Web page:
Kanon: No. At some point, it becomes a reverie on a '40s movie. That time had conventions--like a train scene. After a while, you begin to have fun with it. And, historically, there is a kind of game you play with yourself. Although you want to get the details right, you know this could become obsessive--at a certain point you have to take liberties. But I didn't want to do that with the science or with characters who had real names: Groves and Oppenheimer.

Kornbluth: So is yours the "real" Oppenheimer?

Kanon: Mine is more real to me than the historical figure, but I have no idea. You try to pay attention to the record, but at a certain point you have to let go and write a character. In this case, Oppenheimer was a gift to a writer--he was so contradictory there's no end to him. When I began the book, I imagined him having one scene. As I researched and wrote, I became so fascinated that whenever he appeared on the page, it seemed to go like blazes. Beyond this, his character symbolized the contradictions and themes of the book.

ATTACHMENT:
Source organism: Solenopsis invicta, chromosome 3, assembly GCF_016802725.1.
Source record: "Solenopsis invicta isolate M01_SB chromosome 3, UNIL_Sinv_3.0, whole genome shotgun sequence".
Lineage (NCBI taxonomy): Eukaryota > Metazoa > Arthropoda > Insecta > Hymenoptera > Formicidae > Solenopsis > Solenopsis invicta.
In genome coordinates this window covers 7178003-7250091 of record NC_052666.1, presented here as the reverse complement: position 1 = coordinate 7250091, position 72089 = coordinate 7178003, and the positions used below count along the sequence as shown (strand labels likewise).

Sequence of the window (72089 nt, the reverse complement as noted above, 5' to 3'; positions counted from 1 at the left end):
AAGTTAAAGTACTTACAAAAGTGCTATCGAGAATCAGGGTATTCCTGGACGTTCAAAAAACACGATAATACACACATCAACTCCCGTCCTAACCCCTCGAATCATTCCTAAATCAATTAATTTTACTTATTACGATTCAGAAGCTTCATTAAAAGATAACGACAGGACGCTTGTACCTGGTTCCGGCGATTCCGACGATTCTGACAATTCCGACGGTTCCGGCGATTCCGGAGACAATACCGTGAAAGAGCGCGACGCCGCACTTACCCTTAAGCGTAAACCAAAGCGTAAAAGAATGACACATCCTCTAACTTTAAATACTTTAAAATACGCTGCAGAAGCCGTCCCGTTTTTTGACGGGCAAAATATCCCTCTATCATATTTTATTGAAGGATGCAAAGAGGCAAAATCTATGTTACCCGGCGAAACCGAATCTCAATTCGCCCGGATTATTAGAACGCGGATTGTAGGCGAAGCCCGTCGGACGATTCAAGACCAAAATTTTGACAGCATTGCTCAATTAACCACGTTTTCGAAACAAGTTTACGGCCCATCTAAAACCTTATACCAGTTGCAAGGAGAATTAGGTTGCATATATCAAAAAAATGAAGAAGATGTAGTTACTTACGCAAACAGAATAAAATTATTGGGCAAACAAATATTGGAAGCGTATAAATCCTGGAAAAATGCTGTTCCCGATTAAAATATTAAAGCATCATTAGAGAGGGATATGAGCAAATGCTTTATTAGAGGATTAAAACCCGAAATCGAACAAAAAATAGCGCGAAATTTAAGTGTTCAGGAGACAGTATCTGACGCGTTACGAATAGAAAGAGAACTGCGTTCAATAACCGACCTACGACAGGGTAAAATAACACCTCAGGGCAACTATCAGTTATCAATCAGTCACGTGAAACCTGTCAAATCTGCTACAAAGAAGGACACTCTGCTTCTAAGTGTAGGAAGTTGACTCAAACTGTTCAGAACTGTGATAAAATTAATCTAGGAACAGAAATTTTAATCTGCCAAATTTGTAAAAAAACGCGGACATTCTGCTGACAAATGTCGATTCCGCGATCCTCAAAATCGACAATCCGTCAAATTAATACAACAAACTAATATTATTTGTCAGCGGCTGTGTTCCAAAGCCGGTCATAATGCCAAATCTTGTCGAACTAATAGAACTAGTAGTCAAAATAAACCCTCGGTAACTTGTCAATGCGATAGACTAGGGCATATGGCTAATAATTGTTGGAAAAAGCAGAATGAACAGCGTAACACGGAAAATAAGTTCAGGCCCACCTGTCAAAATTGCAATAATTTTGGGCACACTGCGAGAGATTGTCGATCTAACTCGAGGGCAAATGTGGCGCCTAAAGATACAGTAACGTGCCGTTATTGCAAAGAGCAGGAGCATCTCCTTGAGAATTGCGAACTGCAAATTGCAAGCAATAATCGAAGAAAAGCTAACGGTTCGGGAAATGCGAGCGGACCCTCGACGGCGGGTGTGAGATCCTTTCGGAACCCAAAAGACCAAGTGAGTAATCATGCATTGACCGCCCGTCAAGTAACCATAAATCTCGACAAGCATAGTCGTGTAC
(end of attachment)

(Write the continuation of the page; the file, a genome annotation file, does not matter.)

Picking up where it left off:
Kornbluth: I take that to mean: He wanted to do the science, but to get the funding, he had to create the military application.

Kanon: We now see it as a Faustian bargain. Oppenheimer understood that--or feared it--at the time. What struck me was that in l945, when this work was nearing completion, a lot of people saw it as an heroic act. There was an exhilaration about the place. For many, it was the best time of their lives. They were young--the average age was 27. Oppenheimer was only in his 30s. They were on the cutting edge, about to make history. And they were going to win the war. This wasn't Teller's Superbomb or any of the horrors of the height of the Cold War.